St Mary de Lode, Gloucester
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The word Lode is derived from an old English word meaning a water course or ferry. In this case it refers to a ferry that once crossed the river. At the time of building, there was a branch of the river to the west of the church, which no longer exists.
The Church is almost definitely the oldest parish church in the city, and according to local legend it was the burial place of Lucius, a king of Britain that established a bishopric in Gloucester in the second century.
Archaeological excavations in the nave in 1979 revealed that the church is built over two substantial Roman buildings of the 2nd-4th and 5-6th centuries. These excavations also suggest the presence of a church here since Saxon times, or even earlier. The earliest church in written records belongs to the late eleventh century. This consisted of a nave,chancel and tower that was destroyed by fire in 1190. The current chancel was built in the thirteenth century together with the addition of side aisles to the nave.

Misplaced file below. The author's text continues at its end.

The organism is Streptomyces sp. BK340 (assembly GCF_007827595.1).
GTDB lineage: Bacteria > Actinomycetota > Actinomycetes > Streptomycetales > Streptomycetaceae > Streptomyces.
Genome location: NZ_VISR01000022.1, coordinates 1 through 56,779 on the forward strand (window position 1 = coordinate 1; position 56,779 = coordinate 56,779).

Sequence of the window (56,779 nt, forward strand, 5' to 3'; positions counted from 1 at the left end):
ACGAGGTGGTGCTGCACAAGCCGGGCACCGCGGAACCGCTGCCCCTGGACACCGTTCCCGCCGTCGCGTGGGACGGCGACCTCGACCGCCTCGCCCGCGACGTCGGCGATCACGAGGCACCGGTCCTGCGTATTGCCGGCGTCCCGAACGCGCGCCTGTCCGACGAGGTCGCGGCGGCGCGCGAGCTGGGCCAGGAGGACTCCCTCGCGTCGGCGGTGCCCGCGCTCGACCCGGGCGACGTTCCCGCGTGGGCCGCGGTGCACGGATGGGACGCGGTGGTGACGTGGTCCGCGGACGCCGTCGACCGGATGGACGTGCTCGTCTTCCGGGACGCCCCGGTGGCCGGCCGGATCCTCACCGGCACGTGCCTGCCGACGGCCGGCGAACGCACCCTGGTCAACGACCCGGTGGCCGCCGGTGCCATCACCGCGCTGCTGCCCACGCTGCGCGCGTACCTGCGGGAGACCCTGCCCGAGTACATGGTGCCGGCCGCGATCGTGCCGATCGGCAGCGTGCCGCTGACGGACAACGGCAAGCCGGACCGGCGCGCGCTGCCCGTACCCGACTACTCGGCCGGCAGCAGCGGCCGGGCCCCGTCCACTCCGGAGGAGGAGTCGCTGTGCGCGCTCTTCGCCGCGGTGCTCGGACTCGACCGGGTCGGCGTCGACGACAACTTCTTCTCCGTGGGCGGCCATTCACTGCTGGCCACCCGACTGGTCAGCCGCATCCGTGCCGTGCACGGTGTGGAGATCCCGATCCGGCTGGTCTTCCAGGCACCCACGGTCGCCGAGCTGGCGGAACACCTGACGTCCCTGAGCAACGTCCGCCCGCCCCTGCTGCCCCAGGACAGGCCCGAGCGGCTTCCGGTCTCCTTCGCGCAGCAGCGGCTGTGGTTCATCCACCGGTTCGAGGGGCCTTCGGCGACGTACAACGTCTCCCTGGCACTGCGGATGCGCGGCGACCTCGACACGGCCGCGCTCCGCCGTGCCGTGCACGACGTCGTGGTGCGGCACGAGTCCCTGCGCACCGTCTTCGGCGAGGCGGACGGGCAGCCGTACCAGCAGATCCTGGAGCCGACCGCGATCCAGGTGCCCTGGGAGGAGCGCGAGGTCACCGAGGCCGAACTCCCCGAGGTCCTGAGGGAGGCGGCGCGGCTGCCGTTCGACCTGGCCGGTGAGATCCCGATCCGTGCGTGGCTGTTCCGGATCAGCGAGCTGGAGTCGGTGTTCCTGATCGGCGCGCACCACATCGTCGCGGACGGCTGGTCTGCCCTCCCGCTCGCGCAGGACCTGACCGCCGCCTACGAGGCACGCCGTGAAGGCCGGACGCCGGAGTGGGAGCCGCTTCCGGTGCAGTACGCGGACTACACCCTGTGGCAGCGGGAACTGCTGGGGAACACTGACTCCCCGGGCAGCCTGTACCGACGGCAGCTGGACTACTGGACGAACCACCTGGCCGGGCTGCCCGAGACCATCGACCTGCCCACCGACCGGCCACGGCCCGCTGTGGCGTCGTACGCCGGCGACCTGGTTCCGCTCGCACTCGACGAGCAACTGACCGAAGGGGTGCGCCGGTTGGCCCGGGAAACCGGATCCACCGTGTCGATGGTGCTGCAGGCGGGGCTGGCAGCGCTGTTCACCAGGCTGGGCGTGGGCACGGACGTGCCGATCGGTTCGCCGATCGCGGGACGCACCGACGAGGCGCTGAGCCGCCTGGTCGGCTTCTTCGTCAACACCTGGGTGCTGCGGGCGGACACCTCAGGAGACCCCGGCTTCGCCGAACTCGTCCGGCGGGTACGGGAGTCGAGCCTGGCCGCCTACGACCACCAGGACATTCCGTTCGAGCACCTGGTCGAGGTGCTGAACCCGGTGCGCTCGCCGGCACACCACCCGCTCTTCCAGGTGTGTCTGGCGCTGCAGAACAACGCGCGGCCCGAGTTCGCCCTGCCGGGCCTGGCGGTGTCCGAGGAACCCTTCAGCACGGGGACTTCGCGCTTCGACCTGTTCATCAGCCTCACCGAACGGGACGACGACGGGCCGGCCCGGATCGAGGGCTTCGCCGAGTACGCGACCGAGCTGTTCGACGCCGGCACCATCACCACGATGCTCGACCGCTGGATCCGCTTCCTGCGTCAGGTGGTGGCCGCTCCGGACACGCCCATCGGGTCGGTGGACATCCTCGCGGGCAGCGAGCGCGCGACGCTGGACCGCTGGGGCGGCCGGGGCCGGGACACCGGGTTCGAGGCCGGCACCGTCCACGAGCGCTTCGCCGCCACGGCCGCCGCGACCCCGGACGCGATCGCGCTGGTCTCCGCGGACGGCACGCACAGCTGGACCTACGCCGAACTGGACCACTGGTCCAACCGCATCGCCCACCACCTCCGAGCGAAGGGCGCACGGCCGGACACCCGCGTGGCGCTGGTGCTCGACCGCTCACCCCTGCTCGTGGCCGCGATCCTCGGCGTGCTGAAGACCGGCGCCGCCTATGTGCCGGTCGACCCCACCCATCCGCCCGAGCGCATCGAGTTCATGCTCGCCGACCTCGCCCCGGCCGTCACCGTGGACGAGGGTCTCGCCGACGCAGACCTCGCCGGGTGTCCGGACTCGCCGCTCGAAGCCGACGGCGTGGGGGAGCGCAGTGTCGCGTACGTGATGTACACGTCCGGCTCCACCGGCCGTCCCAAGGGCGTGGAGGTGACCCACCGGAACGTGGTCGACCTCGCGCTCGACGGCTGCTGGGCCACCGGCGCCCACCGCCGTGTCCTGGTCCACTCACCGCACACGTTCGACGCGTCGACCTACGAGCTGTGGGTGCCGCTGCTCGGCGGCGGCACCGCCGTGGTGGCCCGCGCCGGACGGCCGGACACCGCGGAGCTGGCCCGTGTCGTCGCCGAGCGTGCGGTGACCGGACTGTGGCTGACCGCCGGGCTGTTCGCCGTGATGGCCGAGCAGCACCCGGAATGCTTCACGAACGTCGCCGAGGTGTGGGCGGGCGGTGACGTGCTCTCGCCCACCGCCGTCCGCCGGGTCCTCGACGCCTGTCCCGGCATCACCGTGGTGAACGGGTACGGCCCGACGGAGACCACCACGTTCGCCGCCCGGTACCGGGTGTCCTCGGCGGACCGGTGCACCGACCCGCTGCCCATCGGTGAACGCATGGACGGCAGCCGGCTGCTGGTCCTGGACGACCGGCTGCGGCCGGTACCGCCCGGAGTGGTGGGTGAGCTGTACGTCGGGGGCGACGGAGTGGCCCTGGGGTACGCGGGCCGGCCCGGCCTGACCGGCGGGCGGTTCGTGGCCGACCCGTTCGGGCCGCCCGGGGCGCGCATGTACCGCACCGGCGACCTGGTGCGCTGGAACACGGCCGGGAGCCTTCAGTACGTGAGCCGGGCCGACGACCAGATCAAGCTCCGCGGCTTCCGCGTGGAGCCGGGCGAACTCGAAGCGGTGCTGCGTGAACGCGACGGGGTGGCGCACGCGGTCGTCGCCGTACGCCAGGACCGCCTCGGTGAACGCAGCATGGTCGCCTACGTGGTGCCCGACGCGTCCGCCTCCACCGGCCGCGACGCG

The church was used as a prison at least twice during the English Civil War.
During 1826, the nave of the Church was rebuilt in the Gothic style. It contains a fifteenth century wooden pulpit and an organ which was taken from St Nicholas Church in 1971.
Stained glass windows commemorate the Royal Gloucestershire Hussars and the Gloucester poet and composer, Ivor Gurney.
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